Audit pricing : an analysis of spatial oligopolistic competition theory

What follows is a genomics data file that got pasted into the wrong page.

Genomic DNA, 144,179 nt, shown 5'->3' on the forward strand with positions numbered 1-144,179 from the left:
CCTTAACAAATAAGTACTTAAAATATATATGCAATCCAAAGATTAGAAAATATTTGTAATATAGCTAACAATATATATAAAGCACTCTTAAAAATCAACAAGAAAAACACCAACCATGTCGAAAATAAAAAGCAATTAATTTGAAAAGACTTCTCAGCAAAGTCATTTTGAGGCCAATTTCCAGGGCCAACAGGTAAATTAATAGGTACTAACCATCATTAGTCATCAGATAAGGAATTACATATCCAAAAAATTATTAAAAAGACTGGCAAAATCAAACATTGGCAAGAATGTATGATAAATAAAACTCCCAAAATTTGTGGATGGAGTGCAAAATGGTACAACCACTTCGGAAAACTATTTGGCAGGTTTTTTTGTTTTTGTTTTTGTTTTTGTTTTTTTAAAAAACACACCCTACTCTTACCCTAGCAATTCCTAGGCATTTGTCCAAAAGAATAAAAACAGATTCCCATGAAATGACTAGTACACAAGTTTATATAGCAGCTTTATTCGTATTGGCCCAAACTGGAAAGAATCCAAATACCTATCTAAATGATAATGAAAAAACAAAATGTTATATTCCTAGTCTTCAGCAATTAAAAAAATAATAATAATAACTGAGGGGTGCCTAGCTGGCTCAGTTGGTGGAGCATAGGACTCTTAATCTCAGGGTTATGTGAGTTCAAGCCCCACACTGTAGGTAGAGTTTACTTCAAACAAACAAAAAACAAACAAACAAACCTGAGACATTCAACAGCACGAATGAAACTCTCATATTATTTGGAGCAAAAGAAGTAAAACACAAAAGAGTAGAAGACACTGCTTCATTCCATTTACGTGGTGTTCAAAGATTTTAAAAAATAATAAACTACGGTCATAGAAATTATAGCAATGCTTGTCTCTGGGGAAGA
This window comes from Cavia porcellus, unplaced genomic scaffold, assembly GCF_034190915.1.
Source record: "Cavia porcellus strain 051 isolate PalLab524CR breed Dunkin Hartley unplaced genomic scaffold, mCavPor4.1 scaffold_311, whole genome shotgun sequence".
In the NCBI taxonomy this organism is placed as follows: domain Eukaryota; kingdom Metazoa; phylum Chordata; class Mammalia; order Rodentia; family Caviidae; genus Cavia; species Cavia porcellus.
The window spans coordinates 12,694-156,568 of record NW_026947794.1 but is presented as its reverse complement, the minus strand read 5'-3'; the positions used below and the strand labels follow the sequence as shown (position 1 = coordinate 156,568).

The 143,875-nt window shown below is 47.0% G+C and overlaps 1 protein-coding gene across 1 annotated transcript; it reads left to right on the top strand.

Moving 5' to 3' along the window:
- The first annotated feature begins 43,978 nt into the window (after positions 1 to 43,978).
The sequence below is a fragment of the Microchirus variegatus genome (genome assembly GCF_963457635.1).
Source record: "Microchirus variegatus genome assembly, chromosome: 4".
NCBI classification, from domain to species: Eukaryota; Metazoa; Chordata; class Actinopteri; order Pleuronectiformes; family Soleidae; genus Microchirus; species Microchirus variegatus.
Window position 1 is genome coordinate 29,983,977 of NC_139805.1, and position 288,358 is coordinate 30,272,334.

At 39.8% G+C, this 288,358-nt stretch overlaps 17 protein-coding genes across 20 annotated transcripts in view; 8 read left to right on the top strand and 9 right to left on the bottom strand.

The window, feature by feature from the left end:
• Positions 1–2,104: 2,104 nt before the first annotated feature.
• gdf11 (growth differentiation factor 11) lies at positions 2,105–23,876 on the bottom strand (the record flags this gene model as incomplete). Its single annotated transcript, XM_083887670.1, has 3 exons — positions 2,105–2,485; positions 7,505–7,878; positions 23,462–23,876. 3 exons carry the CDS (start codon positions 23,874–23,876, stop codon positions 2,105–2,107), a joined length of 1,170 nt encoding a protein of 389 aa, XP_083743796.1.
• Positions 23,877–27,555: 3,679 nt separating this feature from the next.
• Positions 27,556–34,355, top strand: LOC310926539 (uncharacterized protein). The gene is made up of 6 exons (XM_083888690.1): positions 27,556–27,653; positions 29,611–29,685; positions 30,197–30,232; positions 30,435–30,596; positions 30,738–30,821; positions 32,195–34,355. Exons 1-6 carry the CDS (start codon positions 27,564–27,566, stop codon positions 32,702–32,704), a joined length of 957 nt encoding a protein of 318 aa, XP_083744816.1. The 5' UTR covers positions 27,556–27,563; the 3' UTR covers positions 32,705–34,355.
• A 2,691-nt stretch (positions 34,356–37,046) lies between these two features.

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This thesis applies spatial oligopolistic competition theory developed in Chan, Ferguson, Simunic and Stokes (2002) to analyse Big n audit firm pricing. The extant audit pricing studies have typically analysed audit service competition by grounding the audit pricing model in a perfect vs. monopoly competition theory which assumes that audit firms earn economic rents through product differentiation (e.g., Simunic 1980; Craswell, Francis and Taylor 1995; Ferguson, Francis and Stokes 2003). The spatial competition theory suggests that the traditional competition theory ignores the strategic interaction among closely competing audit firms. Under the spatial competition theory, audit firms are allowed to price discriminate and audit fees depend upon the specialization of the closest competitor. In equilibrium, audit firms gain market power by strategically choosing specialization sets that are different from their competitors to retain some distance from the closest competitor, and thus compete in pricing to earn "local" economic rents. This thesis extends the work of the two prior empirical studies of the spatial competition theory to examine whether Big n audit firms earn rents as "local monopolists" and investigate the impact of Arthur Andersen's (AA) merger with Ernst & Young (EY) on Big n audit pricing in the Australian audit services market. This thesis develops spatial audit pnc1ng models using a spatial group indicator variable and a spatial ratio variable to capture the effects of the spatial distance between a client and its next closest competing auditor compared to the spatial distance between the client and its incumbent auditor. Using the data for clients of Big n auditors in the 5 Australian city offices (i.e., Sydney, Melbourne, Perth, Brisbane and Adelaide) across all years from 1998 to 2004, the results show that the spatially closer a client is to its incumbent Big n auditor's specialization compared to its next closest competing Big n auditor, the higher the audit fees charged to the client. Stronger support for the hypotheses is provided after controlling for the number of the incumbent auditor's competitors in client industries. In particular, these results are more apparent in the lower client concentrated industries where clients do not suffer from aversion to appointing specialist auditors. These results imply that client industry characteristics are important spatial attributes considered by audit firms when making strategic specialization investments to earn "local" economic rents. Additional findings show that these results are also statistically more apparent in the small client segment of audit markets. The results of the tests of the impact of AA's merger with EY on Big n audit pricing offer limited support for the view that audit fees will increase for clients of the merged audit firm where the merger eliminates the predecessor audit firms' closest competitor for those clients. Overall, the results provide support for Chan et al.'s (2002) alternative interpretation of strategic competition among the Big n audit firms. Key words: Spatial oligopolistic competition, auditor specialization, audit pricing, strategy, Arthur Andersen's merger with Ernst & Young.
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